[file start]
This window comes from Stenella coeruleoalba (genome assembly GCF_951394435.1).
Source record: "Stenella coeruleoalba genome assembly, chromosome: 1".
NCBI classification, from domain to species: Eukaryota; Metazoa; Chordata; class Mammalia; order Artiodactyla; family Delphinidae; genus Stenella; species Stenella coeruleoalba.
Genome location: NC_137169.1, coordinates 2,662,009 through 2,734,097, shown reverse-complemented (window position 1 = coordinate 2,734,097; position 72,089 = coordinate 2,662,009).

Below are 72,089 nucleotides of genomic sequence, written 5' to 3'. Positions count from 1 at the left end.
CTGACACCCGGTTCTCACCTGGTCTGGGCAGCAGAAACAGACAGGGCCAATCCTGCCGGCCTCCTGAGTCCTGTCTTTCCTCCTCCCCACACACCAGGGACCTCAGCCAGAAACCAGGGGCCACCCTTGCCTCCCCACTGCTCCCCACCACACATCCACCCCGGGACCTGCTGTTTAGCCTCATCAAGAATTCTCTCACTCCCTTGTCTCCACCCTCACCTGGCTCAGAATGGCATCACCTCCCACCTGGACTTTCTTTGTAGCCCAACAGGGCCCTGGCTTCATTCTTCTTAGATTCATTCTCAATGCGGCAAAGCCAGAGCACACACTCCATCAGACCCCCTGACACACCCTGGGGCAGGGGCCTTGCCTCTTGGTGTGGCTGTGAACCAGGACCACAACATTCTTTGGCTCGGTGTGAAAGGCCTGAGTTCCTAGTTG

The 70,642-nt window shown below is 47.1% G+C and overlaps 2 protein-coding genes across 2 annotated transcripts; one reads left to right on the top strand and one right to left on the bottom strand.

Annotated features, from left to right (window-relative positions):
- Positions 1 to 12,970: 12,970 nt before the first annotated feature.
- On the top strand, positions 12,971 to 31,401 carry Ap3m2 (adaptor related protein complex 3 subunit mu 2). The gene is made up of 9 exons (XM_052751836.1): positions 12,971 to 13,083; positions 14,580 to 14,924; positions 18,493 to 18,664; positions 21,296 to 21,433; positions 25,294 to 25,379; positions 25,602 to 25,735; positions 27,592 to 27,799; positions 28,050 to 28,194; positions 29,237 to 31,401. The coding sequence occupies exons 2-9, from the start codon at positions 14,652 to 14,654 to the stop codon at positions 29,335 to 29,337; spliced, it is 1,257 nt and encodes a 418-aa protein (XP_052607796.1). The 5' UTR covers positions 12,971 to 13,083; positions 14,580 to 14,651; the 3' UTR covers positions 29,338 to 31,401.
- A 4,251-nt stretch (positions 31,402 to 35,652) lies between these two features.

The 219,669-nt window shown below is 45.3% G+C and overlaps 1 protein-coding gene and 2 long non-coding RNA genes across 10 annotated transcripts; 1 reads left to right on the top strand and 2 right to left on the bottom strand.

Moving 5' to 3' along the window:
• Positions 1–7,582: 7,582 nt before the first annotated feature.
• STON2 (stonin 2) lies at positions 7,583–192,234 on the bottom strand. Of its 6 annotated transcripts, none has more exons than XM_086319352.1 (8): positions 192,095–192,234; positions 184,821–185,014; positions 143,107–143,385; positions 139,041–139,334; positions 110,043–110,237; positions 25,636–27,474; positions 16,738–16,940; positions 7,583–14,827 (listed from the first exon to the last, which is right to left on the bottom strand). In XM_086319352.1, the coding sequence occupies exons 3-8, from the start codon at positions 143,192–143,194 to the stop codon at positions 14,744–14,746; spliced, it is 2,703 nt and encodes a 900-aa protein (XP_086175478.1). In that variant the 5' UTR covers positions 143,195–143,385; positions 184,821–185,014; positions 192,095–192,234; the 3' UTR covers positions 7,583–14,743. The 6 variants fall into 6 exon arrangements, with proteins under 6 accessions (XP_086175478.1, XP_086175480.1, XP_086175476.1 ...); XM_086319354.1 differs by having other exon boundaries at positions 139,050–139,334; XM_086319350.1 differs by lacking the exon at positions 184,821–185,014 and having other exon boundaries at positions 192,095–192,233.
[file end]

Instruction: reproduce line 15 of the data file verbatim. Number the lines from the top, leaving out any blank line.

• STON2 (stonin 2) lies at positions 7,583–192,234 on the bottom strand. Of its 6 annotated transcripts, none has more exons than XM_086319352.1 (8): positions 192,095–192,234; positions 184,821–185,014; positions 143,107–143,385; positions 139,041–139,334; positions 110,043–110,237; positions 25,636–27,474; positions 16,738–16,940; positions 7,583–14,827 (listed from the first exon to the last, which is right to left on the bottom strand). In XM_086319352.1, the coding sequence occupies exons 3-8, from the start codon at positions 143,192–143,194 to the stop codon at positions 14,744–14,746; spliced, it is 2,703 nt and encodes a 900-aa protein (XP_086175478.1). In that variant the 5' UTR covers positions 143,195–143,385; positions 184,821–185,014; positions 192,095–192,234; the 3' UTR covers positions 7,583–14,743. The 6 variants fall into 6 exon arrangements, with proteins under 6 accessions (XP_086175478.1, XP_086175480.1, XP_086175476.1 ...); XM_086319354.1 differs by having other exon boundaries at positions 139,050–139,334; XM_086319350.1 differs by lacking the exon at positions 184,821–185,014 and having other exon boundaries at positions 192,095–192,233.